One may say that this young man and his friend were not typical Soviets; their case demonstrates that these different interests, values and commitments could coexist in one person. This young man’s passions for Western rock and for the philosophy of communism, as well as his critique of the party bureaucrats were all real. He never experienced them as incompatible; in fact, he actively argued that the best examples of Western rock were directly linked with the communist dream. This and other examples show that positing communist values and “informal” cultural forms as a priori incompatible with each other, as located on two different sides of a binary divide, can be a gross oversimplification. When I was writing my dissertation at Duke, I had an argument with a young political scientist from Bulgaria who argued that it was impossible to love Led Zeppelin and be a young communist at the same time. I asked him whether this statement was based on any thorough research or just his personal feeling. And of course, he did not do any research apart from reading a few post-communist memoirs and interviewing a couple of his friends from the younger, post-communist generation. While his position was shared by many people during socialism, it certainly did not represent the only possible way in which these different cultural artifacts and ideologies could relate to each other. The Yakutsk example demonstrates that it is necessary to draw not only on memoirs and interviews from the present, but also on the materials from the past, such as letters and diaries.

AK: Your current research is looking at Lenin and the body of Lenin. This seems to represent again a new moment in the research done on the Soviet Union and its iconic figures. While the post-Soviet discourse in the 1990s had a very ironic take on Lenin and his body lying in the Mausoleum, using it as material for numerous jokes, you return to Lenin in a serious way. I do not mean this in the official-bureaucratic sense, as if you abstain from critical-theoretical reflection, but in the sense that you do not ridicule this material.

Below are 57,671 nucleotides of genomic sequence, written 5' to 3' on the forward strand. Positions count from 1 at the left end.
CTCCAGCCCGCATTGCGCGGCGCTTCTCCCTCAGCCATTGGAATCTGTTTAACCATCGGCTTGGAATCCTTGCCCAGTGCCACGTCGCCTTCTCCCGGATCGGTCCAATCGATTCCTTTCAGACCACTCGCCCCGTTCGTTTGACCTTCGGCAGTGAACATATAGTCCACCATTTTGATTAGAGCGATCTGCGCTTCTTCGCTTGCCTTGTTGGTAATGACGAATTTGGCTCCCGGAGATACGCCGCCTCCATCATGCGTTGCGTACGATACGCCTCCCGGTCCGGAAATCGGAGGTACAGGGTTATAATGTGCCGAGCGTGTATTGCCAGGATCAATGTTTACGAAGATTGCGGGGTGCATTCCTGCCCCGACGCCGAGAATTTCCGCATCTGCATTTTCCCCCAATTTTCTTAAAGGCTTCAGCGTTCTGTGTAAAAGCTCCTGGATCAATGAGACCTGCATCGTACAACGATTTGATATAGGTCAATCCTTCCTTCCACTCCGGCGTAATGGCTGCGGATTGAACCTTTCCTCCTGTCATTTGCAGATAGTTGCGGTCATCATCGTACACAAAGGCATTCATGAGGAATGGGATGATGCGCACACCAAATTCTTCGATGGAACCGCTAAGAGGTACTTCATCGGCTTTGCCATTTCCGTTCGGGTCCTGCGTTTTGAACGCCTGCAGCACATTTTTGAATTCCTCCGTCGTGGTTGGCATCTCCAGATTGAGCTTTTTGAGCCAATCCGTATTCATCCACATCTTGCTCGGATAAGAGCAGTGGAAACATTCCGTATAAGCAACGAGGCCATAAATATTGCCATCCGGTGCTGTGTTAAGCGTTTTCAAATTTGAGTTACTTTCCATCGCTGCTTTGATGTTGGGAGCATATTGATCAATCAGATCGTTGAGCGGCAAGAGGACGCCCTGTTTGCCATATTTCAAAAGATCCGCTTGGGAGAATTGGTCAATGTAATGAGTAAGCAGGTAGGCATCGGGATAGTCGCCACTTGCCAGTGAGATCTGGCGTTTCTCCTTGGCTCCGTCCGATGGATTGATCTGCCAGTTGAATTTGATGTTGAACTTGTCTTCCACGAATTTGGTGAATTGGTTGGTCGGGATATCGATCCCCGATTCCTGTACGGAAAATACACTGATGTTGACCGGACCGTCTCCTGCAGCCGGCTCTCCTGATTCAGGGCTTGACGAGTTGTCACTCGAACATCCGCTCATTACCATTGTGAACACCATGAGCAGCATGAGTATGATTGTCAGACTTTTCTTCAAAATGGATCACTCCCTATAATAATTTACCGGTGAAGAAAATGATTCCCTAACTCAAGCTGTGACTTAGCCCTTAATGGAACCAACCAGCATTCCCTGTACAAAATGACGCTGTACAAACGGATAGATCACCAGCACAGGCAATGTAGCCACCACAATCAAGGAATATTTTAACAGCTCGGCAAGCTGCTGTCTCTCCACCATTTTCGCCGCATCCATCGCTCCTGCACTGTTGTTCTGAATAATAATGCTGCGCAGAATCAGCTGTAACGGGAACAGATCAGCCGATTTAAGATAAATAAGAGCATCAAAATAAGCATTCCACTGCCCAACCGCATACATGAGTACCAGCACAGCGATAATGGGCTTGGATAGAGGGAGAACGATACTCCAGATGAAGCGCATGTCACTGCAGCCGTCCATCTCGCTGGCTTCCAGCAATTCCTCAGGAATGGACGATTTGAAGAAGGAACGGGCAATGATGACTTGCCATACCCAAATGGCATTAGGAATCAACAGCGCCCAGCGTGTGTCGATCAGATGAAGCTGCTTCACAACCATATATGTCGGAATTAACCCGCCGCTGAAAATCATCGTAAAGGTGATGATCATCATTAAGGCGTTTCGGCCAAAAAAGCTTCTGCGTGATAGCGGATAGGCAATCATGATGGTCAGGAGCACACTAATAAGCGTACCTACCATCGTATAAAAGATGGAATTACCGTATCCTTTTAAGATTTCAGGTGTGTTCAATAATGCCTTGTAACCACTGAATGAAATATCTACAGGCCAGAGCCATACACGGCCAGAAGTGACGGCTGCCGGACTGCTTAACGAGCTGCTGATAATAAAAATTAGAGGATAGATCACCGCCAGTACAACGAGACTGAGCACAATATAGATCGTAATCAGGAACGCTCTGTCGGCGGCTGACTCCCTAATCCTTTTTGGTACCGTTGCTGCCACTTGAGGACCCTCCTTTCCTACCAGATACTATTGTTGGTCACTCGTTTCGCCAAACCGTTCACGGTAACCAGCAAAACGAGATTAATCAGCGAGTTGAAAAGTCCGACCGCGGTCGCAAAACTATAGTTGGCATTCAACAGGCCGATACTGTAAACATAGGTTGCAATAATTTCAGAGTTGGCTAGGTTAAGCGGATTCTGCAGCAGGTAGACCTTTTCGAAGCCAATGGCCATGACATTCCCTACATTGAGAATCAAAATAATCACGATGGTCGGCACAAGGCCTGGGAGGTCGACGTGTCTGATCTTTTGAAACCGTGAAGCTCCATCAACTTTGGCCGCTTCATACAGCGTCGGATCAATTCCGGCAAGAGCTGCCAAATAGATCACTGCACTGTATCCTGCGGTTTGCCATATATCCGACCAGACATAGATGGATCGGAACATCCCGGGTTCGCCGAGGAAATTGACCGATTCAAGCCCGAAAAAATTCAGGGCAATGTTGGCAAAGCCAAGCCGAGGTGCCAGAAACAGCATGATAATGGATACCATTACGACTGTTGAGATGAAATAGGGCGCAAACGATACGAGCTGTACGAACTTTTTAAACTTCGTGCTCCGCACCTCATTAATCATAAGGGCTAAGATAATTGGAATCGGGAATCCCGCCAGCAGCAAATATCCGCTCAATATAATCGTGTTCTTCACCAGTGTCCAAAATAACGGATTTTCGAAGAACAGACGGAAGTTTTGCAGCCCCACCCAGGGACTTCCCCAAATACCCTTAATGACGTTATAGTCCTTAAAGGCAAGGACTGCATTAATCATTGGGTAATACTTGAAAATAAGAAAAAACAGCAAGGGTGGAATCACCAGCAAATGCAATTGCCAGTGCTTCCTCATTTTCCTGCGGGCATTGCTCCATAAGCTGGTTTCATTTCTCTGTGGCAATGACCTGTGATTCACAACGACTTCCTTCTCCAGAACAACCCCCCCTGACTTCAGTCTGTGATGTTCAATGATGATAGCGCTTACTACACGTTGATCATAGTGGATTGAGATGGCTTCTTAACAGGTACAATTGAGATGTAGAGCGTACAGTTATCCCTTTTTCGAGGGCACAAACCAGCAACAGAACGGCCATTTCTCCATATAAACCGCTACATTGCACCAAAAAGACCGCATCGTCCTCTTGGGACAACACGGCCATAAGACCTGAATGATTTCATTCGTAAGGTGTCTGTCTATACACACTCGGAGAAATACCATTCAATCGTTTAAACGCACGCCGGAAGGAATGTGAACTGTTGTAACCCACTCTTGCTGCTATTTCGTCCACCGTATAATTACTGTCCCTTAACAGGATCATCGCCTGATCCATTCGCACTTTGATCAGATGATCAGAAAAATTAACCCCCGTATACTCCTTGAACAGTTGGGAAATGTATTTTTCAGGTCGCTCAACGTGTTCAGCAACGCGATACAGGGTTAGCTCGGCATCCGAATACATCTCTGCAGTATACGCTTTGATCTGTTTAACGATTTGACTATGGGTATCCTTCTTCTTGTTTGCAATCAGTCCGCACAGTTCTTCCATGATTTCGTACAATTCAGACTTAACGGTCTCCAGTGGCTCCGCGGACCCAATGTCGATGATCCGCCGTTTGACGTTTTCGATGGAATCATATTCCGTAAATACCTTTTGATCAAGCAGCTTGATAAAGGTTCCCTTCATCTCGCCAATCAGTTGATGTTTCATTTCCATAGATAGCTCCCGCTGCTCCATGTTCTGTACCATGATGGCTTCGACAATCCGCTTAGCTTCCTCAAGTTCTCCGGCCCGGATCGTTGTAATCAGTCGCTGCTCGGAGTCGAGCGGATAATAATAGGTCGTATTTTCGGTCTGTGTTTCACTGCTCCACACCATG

AY: I am less interested in discussing Lenin’s “real” ideas than in analyzing how a certain “Lenin-symbol” was constructed and functioned in Soviet history. I focus on several key moments in that history, the way I see them. The first one starts with the early 1920s, when Lenin fell seriously ill and was relatively isolated from political life, and it continues until several years after he died in 1924. It was in the early 1920s that a certain “artificial Lenin” was first aggressively constructed by choosing, editing, misquoting, censoring, and inventing some of Lenin’s texts and ideas, by disconnecting his real statements from their original context, by creating and imposing normative stories and normative visual representations of Lenin. The construction of this artificial “Lenin,” of course, did not end with the 1920s – it continued throughout Soviet history, differently in different periods. But some of its formative parameters were set in the 1920s.

One trait of the constructed “Lenin” that remained the same until the Soviet collapse was that this artificial figure occupied an external position in relation to the Soviet political system, functioning as its “anchor.” This means that on the level of Soviet ideological discourse, “Lenin” could not be questioned, and that this figure had to be constantly invoked and referred to as a means for legitimating any political statement or act. This “constructed Lenin” became the embodiment of the external Truth of the Soviet symbolic system – the kind of “truth” that in any political system has to be treated as a priori beyond doubt, in order for that system to exist at all. That Truth cannot be questioned or proven by means of the system’s political discourse because it functions as a condition for the very existence of that discourse, not the other way around.